Everyone would want to own that bond, hence a bond with only 29 years till maturity would trade at a discount. If this discount got too wide, it would eventually correct after all, the bonds were guaranteed by the American government and those who bought the year bond would make a profit. Because prices got only slightly out of line, it was necessary to use a lot of leverage to make money. You might have a system for beating the casino; for example, doubling up after every losing bet. This might work, but only if you have infinite capital.

If luck runs against you, you will be bankrupt before you succeed. This is what happened to ltcm. When 23 Hedge Funds. Spreads widened more than history suggested they would. But because of the leverage, ltcm ran out of money before that happened. In part, this was because extreme events occur more often in the financial markets than conventional models assume. This is particularly the case when markets are illiquid and one player such as ltcm has a large position.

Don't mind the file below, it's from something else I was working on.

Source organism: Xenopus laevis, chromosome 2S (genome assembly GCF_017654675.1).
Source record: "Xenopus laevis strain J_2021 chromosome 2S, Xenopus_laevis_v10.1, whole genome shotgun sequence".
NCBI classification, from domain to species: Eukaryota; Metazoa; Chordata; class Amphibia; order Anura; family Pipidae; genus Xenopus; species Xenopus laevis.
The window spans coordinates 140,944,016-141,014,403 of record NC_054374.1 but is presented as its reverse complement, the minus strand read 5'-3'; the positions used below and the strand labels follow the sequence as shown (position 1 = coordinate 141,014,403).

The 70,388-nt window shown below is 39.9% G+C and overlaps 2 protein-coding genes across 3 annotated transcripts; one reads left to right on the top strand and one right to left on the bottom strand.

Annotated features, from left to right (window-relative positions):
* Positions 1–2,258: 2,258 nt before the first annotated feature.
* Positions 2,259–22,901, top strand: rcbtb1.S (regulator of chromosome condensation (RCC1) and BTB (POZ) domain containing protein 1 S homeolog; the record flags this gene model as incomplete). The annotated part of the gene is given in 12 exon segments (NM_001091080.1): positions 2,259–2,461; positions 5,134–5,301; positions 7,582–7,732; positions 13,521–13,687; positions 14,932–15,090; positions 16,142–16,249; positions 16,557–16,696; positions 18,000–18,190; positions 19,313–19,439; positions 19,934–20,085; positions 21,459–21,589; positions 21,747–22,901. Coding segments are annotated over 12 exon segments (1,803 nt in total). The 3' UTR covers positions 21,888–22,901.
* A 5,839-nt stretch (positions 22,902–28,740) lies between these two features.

There is an old story of an enthusiastic investor who piled into a penny stock a small company with a share price of a few pence or cents. As he bought, he was delighted to see the share price move higher, so he increased his position. It had to offload those positions at a fire sale price. There is no reason, in theory, why current fixed income arbitrage managers should run into the same problems. They have two main avenues for profit, the yield curve and credit spreads.

Learn how it operates, how it makes money, and who can invest in one